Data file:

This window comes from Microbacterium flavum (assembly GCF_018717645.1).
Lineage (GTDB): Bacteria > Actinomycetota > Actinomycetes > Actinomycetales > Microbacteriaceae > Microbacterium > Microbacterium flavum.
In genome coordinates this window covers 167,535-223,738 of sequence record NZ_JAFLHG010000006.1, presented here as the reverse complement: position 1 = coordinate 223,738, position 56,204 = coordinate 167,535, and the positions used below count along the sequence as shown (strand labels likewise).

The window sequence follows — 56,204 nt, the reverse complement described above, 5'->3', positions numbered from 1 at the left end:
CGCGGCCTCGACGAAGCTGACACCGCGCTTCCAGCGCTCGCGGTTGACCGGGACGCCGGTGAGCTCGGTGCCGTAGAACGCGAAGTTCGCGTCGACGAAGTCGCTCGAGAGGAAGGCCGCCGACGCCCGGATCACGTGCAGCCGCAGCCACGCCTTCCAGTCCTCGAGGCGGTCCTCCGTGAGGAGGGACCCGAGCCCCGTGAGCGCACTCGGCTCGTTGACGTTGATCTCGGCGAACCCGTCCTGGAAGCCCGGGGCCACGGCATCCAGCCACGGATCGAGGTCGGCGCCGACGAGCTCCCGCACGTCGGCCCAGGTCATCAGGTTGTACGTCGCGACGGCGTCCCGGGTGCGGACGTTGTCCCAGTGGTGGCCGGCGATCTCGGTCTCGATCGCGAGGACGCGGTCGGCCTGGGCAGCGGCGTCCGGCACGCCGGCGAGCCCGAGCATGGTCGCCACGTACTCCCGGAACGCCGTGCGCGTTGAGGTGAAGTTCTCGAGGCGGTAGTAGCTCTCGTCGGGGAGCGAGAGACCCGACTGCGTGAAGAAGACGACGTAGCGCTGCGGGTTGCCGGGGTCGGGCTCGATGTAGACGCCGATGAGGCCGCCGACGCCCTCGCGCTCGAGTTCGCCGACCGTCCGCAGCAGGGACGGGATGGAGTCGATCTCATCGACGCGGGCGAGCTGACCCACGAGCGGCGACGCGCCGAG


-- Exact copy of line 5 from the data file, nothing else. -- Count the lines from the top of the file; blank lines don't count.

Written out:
CGCGGCCTCGACGAAGCTGACACCGCGCTTCCAGCGCTCGCGGTTGACCGGGACGCCGGTGAGCTCGGTGCCGTAGAACGCGAAGTTCGCGTCGACGAAGTCGCTCGAGAGGAAGGCCGCCGACGCCCGGATCACGTGCAGCCGCAGCCACGCCTTCCAGTCCTCGAGGCGGTCCTCCGTGAGGAGGGACCCGAGCCCCGTGAGCGCACTCGGCTCGTTGACGTTGATCTCGGCGAACCCGTCCTGGAAGCCCGGGGCCACGGCATCCAGCCACGGATCGAGGTCGGCGCCGACGAGCTCCCGCACGTCGGCCCAGGTCATCAGGTTGTACGTCGCGACGGCGTCCCGGGTGCGGACGTTGTCCCAGTGGTGGCCGGCGATCTCGGTCTCGATCGCGAGGACGCGGTCGGCCTGGGCAGCGGCGTCCGGCACGCCGGCGAGCCCGAGCATGGTCGCCACGTACTCCCGGAACGCCGTGCGCGTTGAGGTGAAGTTCTCGAGGCGGTAGTAGCTCTCGTCGGGGAGCGAGAGACCCGACTGCGTGAAGAAGACGACGTAGCGCTGCGGGTTGCCGGGGTCGGGCTCGATGTAGACGCCGATGAGGCCGCCGACGCCCTCGCGCTCGAGTTCGCCGACCGTCCGCAGCAGGGACGGGATGGAGTCGATCTCATCGACGCGGGCGAGCTGACCCACGAGCGGCGACGCGCCGAG